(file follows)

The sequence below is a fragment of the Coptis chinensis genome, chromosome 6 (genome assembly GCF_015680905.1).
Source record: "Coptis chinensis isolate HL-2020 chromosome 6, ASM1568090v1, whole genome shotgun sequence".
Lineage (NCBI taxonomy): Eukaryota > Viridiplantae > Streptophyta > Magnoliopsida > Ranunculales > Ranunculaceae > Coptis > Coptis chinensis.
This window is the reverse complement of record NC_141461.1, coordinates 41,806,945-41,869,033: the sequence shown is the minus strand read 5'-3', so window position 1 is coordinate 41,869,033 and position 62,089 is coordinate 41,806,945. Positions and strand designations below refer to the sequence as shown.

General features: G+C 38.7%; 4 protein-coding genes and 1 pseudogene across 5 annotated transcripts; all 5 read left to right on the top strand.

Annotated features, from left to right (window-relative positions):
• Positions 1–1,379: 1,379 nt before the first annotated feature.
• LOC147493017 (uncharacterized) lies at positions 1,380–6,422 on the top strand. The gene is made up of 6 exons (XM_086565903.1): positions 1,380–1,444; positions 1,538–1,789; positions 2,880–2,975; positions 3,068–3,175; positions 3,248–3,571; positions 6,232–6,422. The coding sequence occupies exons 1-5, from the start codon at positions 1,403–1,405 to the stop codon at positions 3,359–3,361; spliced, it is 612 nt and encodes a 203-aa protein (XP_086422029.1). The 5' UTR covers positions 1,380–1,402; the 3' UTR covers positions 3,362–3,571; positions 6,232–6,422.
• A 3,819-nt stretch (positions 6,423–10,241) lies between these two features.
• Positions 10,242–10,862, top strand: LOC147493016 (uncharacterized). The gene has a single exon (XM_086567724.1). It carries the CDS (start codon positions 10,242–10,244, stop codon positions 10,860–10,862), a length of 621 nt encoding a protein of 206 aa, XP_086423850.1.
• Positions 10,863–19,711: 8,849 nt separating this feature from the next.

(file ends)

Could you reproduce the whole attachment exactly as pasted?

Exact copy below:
The sequence below is a fragment of the Coptis chinensis genome, chromosome 6 (genome assembly GCF_015680905.1).
Source record: "Coptis chinensis isolate HL-2020 chromosome 6, ASM1568090v1, whole genome shotgun sequence".
Lineage (NCBI taxonomy): Eukaryota > Viridiplantae > Streptophyta > Magnoliopsida > Ranunculales > Ranunculaceae > Coptis > Coptis chinensis.
This window is the reverse complement of record NC_141461.1, coordinates 41,806,945-41,869,033: the sequence shown is the minus strand read 5'-3', so window position 1 is coordinate 41,869,033 and position 62,089 is coordinate 41,806,945. Positions and strand designations below refer to the sequence as shown.

General features: G+C 38.7%; 4 protein-coding genes and 1 pseudogene across 5 annotated transcripts; all 5 read left to right on the top strand.

Annotated features, from left to right (window-relative positions):
• Positions 1–1,379: 1,379 nt before the first annotated feature.
• LOC147493017 (uncharacterized) lies at positions 1,380–6,422 on the top strand. The gene is made up of 6 exons (XM_086565903.1): positions 1,380–1,444; positions 1,538–1,789; positions 2,880–2,975; positions 3,068–3,175; positions 3,248–3,571; positions 6,232–6,422. The coding sequence occupies exons 1-5, from the start codon at positions 1,403–1,405 to the stop codon at positions 3,359–3,361; spliced, it is 612 nt and encodes a 203-aa protein (XP_086422029.1). The 5' UTR covers positions 1,380–1,402; the 3' UTR covers positions 3,362–3,571; positions 6,232–6,422.
• A 3,819-nt stretch (positions 6,423–10,241) lies between these two features.
• Positions 10,242–10,862, top strand: LOC147493016 (uncharacterized). The gene has a single exon (XM_086567724.1). It carries the CDS (start codon positions 10,242–10,244, stop codon positions 10,860–10,862), a length of 621 nt encoding a protein of 206 aa, XP_086423850.1.
• Positions 10,863–19,711: 8,849 nt separating this feature from the next.